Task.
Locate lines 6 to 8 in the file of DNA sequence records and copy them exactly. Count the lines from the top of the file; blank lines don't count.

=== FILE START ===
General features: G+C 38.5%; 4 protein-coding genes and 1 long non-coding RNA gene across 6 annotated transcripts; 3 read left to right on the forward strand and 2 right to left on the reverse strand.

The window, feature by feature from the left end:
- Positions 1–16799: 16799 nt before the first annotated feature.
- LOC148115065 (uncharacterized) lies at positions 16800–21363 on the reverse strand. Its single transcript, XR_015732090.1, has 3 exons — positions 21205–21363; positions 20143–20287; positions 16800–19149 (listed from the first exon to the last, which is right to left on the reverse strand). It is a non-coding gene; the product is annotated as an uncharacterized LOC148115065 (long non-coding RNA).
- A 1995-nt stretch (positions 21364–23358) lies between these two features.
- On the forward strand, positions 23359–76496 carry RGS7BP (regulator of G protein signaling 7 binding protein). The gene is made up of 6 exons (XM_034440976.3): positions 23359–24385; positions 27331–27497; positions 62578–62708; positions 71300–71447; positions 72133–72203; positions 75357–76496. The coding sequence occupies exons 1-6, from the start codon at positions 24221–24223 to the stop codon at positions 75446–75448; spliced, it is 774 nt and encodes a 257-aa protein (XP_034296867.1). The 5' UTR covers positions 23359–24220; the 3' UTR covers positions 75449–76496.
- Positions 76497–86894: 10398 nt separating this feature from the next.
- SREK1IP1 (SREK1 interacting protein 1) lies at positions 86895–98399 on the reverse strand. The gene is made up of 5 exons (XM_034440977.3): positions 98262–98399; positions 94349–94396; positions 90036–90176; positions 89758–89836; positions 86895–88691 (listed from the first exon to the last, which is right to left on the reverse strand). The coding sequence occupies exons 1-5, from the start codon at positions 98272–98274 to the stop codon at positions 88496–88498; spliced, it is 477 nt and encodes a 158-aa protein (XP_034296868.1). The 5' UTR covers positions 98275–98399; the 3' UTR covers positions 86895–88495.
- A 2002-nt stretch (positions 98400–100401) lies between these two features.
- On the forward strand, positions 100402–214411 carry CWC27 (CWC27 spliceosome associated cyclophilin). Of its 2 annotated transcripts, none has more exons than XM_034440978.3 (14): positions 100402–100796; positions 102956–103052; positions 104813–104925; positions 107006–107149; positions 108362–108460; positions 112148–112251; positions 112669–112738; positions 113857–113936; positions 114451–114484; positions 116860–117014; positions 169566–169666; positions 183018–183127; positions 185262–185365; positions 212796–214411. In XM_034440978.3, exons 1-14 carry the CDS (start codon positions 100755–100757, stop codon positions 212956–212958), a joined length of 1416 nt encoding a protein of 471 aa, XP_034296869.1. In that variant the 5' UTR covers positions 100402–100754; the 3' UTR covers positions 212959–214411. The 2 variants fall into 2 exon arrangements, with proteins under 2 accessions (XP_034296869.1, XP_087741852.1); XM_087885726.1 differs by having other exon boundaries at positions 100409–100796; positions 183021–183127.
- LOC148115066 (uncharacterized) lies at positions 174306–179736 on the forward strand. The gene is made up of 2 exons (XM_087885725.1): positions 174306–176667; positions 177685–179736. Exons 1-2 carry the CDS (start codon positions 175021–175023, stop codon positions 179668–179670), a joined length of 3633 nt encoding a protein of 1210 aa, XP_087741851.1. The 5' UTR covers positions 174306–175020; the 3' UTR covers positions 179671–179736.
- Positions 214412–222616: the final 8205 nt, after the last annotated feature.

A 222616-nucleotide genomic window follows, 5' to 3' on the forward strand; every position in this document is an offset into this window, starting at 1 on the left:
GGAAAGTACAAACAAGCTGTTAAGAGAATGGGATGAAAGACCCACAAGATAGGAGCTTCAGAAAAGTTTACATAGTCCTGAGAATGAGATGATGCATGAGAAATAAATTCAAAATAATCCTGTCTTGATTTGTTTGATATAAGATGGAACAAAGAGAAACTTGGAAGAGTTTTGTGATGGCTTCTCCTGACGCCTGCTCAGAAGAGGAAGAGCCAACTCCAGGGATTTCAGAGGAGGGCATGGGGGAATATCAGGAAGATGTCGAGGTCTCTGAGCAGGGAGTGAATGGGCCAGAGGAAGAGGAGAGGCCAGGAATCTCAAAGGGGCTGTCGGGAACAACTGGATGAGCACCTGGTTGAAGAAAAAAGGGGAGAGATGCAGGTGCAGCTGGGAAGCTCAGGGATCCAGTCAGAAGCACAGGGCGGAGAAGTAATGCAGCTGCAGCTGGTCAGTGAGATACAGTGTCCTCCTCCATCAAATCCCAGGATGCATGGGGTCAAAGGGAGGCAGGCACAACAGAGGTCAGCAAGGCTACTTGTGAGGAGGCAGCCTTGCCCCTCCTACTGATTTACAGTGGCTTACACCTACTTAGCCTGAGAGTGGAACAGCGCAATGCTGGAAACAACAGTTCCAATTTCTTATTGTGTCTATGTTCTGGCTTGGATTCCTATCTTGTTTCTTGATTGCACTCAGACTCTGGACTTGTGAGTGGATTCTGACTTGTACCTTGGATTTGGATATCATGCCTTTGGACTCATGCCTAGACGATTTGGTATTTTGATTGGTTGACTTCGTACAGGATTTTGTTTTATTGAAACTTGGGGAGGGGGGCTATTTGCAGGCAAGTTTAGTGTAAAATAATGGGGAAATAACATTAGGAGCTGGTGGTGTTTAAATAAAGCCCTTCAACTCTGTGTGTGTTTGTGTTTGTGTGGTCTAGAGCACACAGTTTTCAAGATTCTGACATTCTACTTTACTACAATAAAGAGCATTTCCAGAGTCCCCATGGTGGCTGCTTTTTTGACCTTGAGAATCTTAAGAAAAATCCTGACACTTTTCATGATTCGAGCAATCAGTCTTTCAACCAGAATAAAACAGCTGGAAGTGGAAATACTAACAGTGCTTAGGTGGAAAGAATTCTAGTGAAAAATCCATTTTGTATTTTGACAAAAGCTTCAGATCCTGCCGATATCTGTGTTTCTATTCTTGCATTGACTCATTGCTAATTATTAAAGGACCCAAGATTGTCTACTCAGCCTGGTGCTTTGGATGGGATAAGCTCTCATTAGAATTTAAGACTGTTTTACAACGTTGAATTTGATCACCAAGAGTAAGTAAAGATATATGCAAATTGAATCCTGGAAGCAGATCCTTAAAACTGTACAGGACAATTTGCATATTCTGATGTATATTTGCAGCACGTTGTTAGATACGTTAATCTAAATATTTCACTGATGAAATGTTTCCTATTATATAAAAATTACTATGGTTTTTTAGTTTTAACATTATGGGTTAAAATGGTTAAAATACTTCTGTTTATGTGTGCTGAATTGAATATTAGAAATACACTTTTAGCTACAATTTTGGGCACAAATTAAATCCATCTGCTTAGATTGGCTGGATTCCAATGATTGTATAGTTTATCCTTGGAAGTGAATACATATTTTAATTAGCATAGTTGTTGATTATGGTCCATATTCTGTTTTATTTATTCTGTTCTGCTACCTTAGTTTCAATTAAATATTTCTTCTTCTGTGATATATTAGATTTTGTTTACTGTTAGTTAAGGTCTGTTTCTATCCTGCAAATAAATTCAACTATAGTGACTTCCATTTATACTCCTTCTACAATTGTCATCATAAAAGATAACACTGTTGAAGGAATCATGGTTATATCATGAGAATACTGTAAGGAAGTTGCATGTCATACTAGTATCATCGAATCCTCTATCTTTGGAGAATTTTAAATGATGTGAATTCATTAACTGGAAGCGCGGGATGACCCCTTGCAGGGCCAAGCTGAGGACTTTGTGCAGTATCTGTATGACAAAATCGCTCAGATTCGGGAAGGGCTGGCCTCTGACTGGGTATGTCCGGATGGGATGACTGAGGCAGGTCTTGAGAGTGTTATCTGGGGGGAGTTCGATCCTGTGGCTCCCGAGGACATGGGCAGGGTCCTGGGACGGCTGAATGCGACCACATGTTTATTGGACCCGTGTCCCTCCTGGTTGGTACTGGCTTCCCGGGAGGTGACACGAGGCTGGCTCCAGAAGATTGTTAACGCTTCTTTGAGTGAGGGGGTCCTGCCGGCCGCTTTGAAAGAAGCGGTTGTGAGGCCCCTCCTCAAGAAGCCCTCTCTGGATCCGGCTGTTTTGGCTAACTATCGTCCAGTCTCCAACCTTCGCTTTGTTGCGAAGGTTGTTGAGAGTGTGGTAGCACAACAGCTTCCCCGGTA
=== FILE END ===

- On the forward strand, positions 23359–76496 carry RGS7BP (regulator of G protein signaling 7 binding protein). The gene is made up of 6 exons (XM_034440976.3): positions 23359–24385; positions 27331–27497; positions 62578–62708; positions 71300–71447; positions 72133–72203; positions 75357–76496. The coding sequence occupies exons 1-6, from the start codon at positions 24221–24223 to the stop codon at positions 75446–75448; spliced, it is 774 nt and encodes a 257-aa protein (XP_034296867.1). The 5' UTR covers positions 23359–24220; the 3' UTR covers positions 75449–76496.
- Positions 76497–86894: 10398 nt separating this feature from the next.
- SREK1IP1 (SREK1 interacting protein 1) lies at positions 86895–98399 on the reverse strand. The gene is made up of 5 exons (XM_034440977.3): positions 98262–98399; positions 94349–94396; positions 90036–90176; positions 89758–89836; positions 86895–88691 (listed from the first exon to the last, which is right to left on the reverse strand). The coding sequence occupies exons 1-5, from the start codon at positions 98272–98274 to the stop codon at positions 88496–88498; spliced, it is 477 nt and encodes a 158-aa protein (XP_034296868.1). The 5' UTR covers positions 98275–98399; the 3' UTR covers positions 86895–88495.